On June 3, 2021, a federal West Virginia medical malpractice jury returned its verdict against Raleigh General Hospital and the United States in the amount of $10.8 million for the hypoxic brain jury suffered by a newborn at a West Virginia hospital which led to cerebral palsy.
The Underlying Facts
A.H. is the daughter of Plaintiffs Ryan and Crystal Hysell. A.H. was born at Raleigh General Hospital (“Raleigh General”) on October 29, 2010. The Hysells alleged that Raleigh General employees failed to properly respond to a fetal monitor warning of irregularities during the birthing process and failed to identify (or negligently omitted or misled the Hysells as to) brain abnormalities resulting from hypoxemia during birth.
At the time of delivery, Mrs. Hysell was forty-one weeks pregnant. Labor lasted approximately ten hours. Mrs. Hysell was actively pushing for the last two hours. Approximately five minutes before A.H. was delivered, Debra Crowder, a certified nurse midwife employed by Access Health, noted that the cord was impeding delivery and took steps to reposition A.H.
During the delivery, Mrs. Hysell’s oxygen saturation level (“Sa02”) was between 86% and 87%. Following birth, A.H.’s first APGAR score at one minute was a 7, which indicated deficits in respiratory effect, muscle tone, and color. A.H.’s second APGAR score at five minutes was an 8. Approximately ten minutes after delivery, A.H. was given blow-by oxygen and bulb suction, bringing her Sa02 level up to an acceptable level (at least 85%) from 68%. A.H. was taken to the nursery and given oxygen via a face mask, along with deep suctioning which produced thick mucus. A.H.’s Sa02 levels did not reach a normal threshold until after these two more intensive actions were deployed. A.H. was not returned to the Hysells until four hours after birth and was not seen by a pediatrician until the day after her birth,
Throughout her life, A.H. consistently failed to meet developmental milestones. Her parents embarked on a quest to determine the underlying cause. For example, A.H. was given an MRI that was reported as normal. As a result of the “normal” MRI, however, the Hysells obtained genetic and other testing. In March 2016, A.H. was diagnosed with a global developmental delay. The same month, another MRI revealed periventricular white matter gliosis, or low white matter volume. Upon a more careful review, the earlier MRI exhibited the same abnormalities. Ultimately, A.H. was diagnosed with cerebral palsy and autism spectrum disorder.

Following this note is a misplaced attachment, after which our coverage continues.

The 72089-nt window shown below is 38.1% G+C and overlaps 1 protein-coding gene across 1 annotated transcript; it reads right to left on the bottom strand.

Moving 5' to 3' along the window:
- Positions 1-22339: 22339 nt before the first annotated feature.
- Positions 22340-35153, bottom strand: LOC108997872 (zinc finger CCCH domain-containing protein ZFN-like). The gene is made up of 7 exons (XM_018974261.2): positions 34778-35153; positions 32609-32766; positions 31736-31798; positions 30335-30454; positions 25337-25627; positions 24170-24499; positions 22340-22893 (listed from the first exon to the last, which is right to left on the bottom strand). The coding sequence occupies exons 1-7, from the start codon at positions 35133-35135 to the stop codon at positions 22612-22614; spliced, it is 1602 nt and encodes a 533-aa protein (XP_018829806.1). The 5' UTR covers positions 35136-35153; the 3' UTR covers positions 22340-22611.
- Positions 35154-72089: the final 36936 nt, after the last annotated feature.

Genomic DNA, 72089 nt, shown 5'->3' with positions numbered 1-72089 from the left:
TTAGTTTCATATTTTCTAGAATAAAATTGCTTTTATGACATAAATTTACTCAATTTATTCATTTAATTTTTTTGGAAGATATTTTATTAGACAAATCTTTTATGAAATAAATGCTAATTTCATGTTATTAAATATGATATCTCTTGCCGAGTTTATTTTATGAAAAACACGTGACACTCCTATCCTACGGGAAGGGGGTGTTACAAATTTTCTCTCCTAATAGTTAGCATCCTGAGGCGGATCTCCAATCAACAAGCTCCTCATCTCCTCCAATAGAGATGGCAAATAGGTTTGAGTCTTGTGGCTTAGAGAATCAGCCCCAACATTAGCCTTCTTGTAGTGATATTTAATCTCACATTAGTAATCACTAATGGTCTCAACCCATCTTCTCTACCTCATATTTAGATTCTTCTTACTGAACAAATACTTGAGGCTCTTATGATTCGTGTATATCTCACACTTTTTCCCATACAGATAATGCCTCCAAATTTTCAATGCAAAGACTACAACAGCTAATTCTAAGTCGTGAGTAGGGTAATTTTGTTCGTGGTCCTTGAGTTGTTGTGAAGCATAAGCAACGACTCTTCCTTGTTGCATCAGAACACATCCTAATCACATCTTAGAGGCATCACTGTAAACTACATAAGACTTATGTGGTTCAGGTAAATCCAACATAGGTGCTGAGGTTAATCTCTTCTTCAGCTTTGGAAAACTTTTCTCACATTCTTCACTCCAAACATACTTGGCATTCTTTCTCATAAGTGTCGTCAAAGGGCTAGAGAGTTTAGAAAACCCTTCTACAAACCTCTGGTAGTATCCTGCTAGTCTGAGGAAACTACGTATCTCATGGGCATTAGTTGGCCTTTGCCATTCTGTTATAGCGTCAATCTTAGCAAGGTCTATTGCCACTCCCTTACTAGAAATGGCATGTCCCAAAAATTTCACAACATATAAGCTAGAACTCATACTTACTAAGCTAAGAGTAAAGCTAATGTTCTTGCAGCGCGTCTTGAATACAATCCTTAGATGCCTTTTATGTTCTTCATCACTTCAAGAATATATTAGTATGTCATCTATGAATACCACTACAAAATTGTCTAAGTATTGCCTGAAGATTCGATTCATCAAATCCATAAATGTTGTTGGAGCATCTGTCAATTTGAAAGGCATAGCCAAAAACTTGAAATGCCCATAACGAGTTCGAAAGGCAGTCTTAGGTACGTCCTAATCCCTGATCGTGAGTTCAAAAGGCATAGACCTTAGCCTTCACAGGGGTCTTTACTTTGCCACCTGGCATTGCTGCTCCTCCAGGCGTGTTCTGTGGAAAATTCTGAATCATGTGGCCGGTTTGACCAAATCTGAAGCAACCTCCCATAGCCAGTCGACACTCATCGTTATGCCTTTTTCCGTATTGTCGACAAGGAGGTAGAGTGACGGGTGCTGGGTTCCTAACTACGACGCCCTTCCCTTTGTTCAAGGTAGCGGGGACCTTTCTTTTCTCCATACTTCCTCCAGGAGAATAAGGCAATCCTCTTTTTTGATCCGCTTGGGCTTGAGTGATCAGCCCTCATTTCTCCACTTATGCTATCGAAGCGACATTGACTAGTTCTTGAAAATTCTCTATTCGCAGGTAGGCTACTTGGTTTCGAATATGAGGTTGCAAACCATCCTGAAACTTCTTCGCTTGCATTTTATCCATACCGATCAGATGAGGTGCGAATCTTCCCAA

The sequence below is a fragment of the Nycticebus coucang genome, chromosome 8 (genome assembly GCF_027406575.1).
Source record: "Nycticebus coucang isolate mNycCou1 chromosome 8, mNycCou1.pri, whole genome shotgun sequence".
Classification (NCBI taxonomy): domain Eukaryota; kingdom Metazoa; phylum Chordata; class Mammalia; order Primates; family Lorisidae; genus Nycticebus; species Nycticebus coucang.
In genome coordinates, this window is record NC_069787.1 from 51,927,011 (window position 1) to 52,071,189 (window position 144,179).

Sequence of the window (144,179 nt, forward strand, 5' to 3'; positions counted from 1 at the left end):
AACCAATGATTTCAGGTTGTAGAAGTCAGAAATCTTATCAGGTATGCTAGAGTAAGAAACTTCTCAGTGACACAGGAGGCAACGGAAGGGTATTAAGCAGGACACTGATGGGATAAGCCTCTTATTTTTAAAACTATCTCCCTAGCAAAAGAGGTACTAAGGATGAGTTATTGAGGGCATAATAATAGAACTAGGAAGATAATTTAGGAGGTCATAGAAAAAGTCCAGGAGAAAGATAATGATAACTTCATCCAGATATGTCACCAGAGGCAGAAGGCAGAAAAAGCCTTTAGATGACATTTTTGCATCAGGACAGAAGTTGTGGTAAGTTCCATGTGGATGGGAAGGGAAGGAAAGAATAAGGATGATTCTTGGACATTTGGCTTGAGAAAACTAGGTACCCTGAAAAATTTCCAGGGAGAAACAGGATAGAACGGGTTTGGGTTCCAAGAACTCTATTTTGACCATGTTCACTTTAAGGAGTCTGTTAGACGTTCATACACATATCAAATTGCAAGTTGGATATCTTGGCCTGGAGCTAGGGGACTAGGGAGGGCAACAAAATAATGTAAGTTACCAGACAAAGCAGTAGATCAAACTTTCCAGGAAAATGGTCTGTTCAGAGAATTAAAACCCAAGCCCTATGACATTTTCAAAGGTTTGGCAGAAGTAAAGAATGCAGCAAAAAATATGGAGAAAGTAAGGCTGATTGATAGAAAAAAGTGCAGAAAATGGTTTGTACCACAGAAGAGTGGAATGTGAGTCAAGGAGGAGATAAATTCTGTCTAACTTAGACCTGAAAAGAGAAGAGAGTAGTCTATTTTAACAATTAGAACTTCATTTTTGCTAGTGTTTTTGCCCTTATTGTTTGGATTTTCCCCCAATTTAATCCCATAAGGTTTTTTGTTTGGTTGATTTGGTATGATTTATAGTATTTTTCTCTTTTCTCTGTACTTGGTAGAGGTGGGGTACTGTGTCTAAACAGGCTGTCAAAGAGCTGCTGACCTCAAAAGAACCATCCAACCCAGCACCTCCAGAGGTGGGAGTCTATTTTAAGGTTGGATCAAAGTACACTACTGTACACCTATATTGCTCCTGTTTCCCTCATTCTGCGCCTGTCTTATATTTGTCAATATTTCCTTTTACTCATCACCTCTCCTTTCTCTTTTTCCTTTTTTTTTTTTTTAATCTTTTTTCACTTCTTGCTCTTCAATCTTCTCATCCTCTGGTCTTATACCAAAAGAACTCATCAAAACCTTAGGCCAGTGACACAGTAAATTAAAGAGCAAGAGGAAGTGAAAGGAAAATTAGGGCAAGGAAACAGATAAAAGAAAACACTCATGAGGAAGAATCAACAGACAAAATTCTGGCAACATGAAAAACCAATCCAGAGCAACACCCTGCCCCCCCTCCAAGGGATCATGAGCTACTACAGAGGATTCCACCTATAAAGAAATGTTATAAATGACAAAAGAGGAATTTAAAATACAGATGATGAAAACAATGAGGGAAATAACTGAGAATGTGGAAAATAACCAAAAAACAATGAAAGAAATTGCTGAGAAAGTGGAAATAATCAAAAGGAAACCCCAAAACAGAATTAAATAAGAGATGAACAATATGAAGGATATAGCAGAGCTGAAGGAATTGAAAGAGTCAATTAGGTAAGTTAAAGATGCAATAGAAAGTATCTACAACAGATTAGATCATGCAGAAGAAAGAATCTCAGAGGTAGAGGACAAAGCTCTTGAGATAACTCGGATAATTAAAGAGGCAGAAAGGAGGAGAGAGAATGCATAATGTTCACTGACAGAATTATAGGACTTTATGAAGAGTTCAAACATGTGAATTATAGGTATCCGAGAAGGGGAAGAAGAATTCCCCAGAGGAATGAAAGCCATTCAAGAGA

On October 23, 2018, the Hysells, on behalf of A.H., instituted their West Virginia medical malpractice action against Raleigh General. On March 11, 2019, the United States moved to substitute itself as the party Defendant in lieu of Access Health and Debra Crowder. The motion was predicated on Access Health and Debra Crowder being deemed federal employees by the United States Department of Health and Human Services. On July 16, 2019, the Court dismissed Access Health and Debra Crowder, substituting the United States in their steads.
If you or your baby suffered a birth injury (or worse) during labor and/or delivery or shortly after birth in West Virginia or in another U.S. state, you should promptly find a West Virginia birth injury lawyer, or a birth injury lawyer in your state, who may investigate your birth injury claim for you and represent you and your child in a birth injury medical malpractice case, if appropriate.
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